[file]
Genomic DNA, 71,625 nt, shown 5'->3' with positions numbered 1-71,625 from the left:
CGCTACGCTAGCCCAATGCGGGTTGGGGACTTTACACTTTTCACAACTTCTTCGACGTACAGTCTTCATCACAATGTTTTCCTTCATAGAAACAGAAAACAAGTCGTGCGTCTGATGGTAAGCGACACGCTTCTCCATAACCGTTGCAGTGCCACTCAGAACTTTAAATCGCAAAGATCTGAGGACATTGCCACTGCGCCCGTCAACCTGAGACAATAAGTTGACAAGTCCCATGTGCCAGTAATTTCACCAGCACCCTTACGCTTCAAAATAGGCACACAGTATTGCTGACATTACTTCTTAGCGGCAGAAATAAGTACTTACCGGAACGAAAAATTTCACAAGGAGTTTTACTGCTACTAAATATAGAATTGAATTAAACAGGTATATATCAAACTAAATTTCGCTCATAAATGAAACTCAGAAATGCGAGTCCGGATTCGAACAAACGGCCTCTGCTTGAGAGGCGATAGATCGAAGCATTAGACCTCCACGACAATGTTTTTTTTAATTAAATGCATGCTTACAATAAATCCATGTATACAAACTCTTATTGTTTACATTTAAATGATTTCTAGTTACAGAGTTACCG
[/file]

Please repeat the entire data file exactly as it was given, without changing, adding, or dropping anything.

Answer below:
Genomic DNA, 71,625 nt, shown 5'->3' with positions numbered 1-71,625 from the left:
CGCTACGCTAGCCCAATGCGGGTTGGGGACTTTACACTTTTCACAACTTCTTCGACGTACAGTCTTCATCACAATGTTTTCCTTCATAGAAACAGAAAACAAGTCGTGCGTCTGATGGTAAGCGACACGCTTCTCCATAACCGTTGCAGTGCCACTCAGAACTTTAAATCGCAAAGATCTGAGGACATTGCCACTGCGCCCGTCAACCTGAGACAATAAGTTGACAAGTCCCATGTGCCAGTAATTTCACCAGCACCCTTACGCTTCAAAATAGGCACACAGTATTGCTGACATTACTTCTTAGCGGCAGAAATAAGTACTTACCGGAACGAAAAATTTCACAAGGAGTTTTACTGCTACTAAATATAGAATTGAATTAAACAGGTATATATCAAACTAAATTTCGCTCATAAATGAAACTCAGAAATGCGAGTCCGGATTCGAACAAACGGCCTCTGCTTGAGAGGCGATAGATCGAAGCATTAGACCTCCACGACAATGTTTTTTTTAATTAAATGCATGCTTACAATAAATCCATGTATACAAACTCTTATTGTTTACATTTAAATGATTTCTAGTTACAGAGTTACCG